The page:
Mirroring the Player Collection

Creating a mirror of your player system collection using the Game Data Service (GDS) will allow you to create a searchable version of your playerbase. If your game requires a significant amount of custom player data to be stored, you can also put this in the mirrored GDS document.

This tutorial explains how to create a mirror of your player system collection:

Searching System Collections! We strongly advise against performing searches against the player system collection, or any system collection, because these collections are subject to change by the development team during continuous development of the service. Reading these collections might therefore affect your game's logic.

Minimal Custom Player Data? If your custom player data is minimal, then the best approach would be to store it in the player's script or private data.

Creating a Data Type

Step 1. The first thing you'll need to do is create a Data Type to store the existing player fields you wish to be able to search on and (optionally) your custom player data. Add indexes for the fields you'll be querying:

Step 2. Next, you'll need to create an Event (or Events) for querying this data type, adding an Attribute for the field you're going to use for querying:

Writing Cloud Code

Step 1. The first piece of Cloud Code you'll need is attached to the RegistrationRequest. Here, you just need to take any custom fields being sent in the RegistrationRequests's scriptData, send it on to the RegistrationResponse to then be added to the playerData GDS document. This step isn't needed if you're not adding any custom data.

In this example, we send a custom email field in the request scriptData, get it from the request script then set it to scriptData so that the response script has visibility on it and can add it to the GDS document:

//send received email address on to response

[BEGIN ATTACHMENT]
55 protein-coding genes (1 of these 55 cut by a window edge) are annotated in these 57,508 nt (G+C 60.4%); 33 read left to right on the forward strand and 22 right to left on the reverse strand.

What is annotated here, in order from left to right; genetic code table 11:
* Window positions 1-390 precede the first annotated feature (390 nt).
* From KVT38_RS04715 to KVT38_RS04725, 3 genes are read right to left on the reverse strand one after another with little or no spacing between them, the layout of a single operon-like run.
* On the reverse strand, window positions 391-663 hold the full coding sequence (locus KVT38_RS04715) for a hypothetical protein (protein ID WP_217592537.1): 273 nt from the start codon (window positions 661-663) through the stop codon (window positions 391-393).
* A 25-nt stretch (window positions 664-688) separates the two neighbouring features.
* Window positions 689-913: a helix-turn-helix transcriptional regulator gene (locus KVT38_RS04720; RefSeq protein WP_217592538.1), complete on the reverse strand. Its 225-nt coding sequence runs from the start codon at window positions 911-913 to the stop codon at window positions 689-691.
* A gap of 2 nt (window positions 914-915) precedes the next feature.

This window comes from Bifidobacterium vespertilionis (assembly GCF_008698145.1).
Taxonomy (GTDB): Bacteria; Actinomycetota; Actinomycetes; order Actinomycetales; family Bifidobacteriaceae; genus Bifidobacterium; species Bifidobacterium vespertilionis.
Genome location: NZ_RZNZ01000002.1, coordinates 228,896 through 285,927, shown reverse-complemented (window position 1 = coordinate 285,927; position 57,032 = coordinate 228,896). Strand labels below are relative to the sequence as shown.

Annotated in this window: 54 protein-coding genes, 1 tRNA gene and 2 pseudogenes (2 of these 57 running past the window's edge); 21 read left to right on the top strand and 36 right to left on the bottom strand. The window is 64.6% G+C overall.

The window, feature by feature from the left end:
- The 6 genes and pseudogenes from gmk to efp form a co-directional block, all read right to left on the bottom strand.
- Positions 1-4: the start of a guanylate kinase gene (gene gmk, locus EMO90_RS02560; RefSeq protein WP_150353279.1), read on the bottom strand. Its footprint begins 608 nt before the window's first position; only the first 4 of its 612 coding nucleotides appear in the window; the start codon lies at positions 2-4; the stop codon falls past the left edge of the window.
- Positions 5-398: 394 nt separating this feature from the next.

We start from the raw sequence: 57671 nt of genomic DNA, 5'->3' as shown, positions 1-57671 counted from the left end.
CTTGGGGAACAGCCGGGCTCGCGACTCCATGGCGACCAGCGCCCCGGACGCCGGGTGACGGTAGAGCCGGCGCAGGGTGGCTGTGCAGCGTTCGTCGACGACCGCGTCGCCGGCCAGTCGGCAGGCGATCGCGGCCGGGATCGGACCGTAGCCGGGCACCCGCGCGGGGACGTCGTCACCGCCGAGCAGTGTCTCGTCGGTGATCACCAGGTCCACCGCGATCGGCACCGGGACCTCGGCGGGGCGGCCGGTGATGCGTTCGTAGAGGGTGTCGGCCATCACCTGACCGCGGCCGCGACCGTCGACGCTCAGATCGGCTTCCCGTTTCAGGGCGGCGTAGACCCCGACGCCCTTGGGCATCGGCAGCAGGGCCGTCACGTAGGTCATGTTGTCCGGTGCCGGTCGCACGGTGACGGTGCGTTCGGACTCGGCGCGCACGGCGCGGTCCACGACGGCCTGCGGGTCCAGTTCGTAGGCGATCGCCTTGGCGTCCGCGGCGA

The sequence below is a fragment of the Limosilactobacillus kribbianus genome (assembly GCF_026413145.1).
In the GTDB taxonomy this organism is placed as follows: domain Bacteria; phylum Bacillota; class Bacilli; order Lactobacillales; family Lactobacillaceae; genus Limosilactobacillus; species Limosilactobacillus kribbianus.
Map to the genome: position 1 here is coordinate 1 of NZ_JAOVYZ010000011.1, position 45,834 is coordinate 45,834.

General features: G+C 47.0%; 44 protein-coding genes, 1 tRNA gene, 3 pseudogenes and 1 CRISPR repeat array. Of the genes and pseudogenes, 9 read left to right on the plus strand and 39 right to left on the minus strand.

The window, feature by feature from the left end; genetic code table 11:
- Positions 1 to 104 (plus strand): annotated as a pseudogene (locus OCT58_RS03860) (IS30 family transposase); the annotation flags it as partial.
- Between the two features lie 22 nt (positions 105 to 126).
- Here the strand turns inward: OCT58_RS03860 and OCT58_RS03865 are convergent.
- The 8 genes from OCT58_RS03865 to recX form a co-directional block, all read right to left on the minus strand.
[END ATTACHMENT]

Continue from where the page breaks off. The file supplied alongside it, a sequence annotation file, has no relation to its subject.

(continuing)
Spark.setScriptData("email", Spark.getData().scriptData.email);

Step 2. Next, in the RegistrationResponse, retrieve the player document fields you wish to be able to search on, along with any custom player data passed in from the RegistrationRequest at Step 1. above and save it using GDS.

Using the newly created player's id as the GDS document id makes it easy to associate a GDS player data document with the player's corresponding system collection document:

//In the event of registration failure (e.g. userName already taken) exit script
var data = Spark.getData();

//Create a gds document to store this player's details
var player = Spark.getPlayer();
    createItem("playerData", Spark.getPlayer().getPlayerId()).

Step 3. The final piece of Cloud Code you'll need is for the search Event itself. In this example, the findPlayerByUserName Event.

This script will query the GDS collection for a record with a userName matching the one provided by the client, then return some player data made up of a combination of the data held in GDS, and that stored on the player system collection document itself:

//query gds for custom player data
var gds = Spark.getGameDataService();
var query = gds.S("userName").eq(Spark.getData().userName.toLowerCase());
var result = gds.queryItems("playerData", query).cursor();

//if no matching userName found, return message and exit script
    Spark.setScriptData("player", "no matching player found");

//process the result, retrieve required data and return to client
var res = result.next();
var playerData = res.getData();
var player = Spark.loadPlayer(res.getId());
Spark.setScriptData("player", {

Step 4. (Optional) If you intend to use the ChangeUserDetailsRequest in your game to allow users to change their userName, and so on, you'll also need to update the player's associated GDS document in the case of a name change. You can do this in the ChangeUserDetailsResponse script with this Cloud Code:

//exit if the change request failed
var data = Spark.getData();

//retrieve the player's GDS document
var player = Spark.getPlayer();
var gds = Spark.getGameDataService();
var playerItem = gds.getItem("playerData", player.getPlayerId());

//update the document's data and re-persist it to the database
var playerData = playerItem.document().getData();
playerData.userName = player.getUserName();
playerData.displayName = player.getDisplayName();

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